The impact high cholesterol can have on your heart health is well-documented, however, a new National Institutes of Health (NIH) study shows it may even affect your ability to conceive.
How High Cholesterol Impacts Fertility
The recent study found that in couples where each partner had high cholesterol levels the time it took to conceive was the greatest among their test participants. Additionally, in couples where only the woman had high cholesterol the time to conceive was still longer than those couples who had acceptable cholesterol levels in both the man and woman.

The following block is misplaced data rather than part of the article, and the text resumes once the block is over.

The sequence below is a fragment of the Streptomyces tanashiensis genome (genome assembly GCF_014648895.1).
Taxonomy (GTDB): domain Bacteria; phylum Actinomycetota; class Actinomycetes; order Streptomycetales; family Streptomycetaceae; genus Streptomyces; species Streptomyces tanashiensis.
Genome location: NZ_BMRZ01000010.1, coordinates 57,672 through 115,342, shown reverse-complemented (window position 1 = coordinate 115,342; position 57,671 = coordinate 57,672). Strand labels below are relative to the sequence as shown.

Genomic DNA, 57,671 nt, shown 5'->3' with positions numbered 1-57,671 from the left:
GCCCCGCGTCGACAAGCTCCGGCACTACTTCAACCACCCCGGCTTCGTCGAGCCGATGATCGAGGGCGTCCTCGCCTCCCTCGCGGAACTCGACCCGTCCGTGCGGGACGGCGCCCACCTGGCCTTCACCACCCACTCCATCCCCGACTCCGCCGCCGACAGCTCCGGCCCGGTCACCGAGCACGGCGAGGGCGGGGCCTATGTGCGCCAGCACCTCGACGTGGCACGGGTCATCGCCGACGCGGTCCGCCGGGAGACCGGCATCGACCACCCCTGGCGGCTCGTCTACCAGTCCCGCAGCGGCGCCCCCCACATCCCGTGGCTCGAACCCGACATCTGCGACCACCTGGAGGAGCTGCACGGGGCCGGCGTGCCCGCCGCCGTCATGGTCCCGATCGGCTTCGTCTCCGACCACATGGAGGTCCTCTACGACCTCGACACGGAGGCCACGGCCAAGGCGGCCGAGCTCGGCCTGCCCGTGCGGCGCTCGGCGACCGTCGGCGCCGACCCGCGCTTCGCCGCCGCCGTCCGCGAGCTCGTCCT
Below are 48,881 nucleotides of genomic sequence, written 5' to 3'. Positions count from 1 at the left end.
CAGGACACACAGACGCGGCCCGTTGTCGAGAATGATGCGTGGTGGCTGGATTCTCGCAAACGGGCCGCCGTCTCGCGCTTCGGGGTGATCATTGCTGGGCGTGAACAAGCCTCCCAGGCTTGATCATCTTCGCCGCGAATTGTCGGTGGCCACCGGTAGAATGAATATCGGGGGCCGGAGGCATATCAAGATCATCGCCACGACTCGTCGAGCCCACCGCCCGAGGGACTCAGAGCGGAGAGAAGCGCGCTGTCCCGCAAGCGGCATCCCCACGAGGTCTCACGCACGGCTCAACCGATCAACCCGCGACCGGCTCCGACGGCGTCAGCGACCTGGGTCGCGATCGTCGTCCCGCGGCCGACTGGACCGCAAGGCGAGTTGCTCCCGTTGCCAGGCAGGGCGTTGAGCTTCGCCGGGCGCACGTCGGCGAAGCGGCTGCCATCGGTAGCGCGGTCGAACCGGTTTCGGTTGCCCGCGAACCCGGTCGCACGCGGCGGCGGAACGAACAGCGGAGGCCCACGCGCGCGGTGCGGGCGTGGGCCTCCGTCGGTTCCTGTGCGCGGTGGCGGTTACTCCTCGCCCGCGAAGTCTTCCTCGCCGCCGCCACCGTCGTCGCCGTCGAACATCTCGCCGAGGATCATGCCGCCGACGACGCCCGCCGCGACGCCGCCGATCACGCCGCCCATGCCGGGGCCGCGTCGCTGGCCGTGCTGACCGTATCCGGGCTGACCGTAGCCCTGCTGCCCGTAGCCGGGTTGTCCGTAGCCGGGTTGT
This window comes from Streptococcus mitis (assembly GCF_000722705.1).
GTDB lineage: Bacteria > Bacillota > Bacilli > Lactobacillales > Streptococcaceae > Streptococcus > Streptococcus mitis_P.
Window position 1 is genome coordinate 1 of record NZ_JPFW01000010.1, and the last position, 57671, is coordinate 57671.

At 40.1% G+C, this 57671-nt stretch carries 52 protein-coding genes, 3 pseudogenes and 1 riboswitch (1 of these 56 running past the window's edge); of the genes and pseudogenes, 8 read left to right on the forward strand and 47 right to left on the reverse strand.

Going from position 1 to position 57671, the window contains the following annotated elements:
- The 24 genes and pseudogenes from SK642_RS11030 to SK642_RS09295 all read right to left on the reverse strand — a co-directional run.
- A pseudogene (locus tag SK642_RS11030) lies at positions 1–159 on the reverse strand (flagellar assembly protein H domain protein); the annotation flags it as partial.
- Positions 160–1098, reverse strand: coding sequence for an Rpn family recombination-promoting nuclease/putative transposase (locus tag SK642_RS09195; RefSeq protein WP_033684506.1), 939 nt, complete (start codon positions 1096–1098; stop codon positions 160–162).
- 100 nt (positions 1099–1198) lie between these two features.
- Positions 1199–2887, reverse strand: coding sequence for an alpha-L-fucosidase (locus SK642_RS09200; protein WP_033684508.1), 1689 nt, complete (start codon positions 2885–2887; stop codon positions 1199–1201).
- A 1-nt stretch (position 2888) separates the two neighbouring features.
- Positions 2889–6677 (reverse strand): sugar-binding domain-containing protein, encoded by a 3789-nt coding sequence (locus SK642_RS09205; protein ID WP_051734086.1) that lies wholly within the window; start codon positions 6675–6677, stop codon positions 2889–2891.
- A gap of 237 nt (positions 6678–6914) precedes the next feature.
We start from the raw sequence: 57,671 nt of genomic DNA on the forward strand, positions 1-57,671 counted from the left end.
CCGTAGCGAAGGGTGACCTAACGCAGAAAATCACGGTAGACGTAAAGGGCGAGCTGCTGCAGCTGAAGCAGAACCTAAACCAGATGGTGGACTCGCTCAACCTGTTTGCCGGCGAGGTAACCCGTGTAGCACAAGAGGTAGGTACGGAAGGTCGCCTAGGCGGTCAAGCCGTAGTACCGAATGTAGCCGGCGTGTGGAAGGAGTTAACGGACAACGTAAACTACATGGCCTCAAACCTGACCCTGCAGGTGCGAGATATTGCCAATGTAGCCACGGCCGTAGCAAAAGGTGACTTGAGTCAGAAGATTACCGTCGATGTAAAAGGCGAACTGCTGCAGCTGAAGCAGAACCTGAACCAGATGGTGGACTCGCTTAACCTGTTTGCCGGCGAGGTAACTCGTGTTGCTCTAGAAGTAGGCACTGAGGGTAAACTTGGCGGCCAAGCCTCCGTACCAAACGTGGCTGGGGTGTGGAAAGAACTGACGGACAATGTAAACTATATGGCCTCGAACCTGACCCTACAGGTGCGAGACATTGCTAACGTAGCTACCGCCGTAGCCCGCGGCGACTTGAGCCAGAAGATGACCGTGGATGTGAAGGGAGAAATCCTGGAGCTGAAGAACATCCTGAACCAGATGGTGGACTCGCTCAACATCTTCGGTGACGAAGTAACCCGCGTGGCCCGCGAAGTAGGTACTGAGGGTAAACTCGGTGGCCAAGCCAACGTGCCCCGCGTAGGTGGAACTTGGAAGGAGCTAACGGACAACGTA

Though it’s not entirely clear why high cholesterol leads to possible infertility, researchers believe it is due to the way the body uses cholesterol to manufacture sex hormones such as testosterone and estrogen.
Reduce Your Risk
In general, it’s a good idea to have your cholesterol levels checked after the age of 20 every four to six years to ensure it is at acceptable levels. If you are trying to conceive and are having trouble, it may be an issue that begins with your cholesterol levels. You can reduce your risk of infertility and increase your chances of conception by maintaining healthy cholesterol levels through diet and exercise.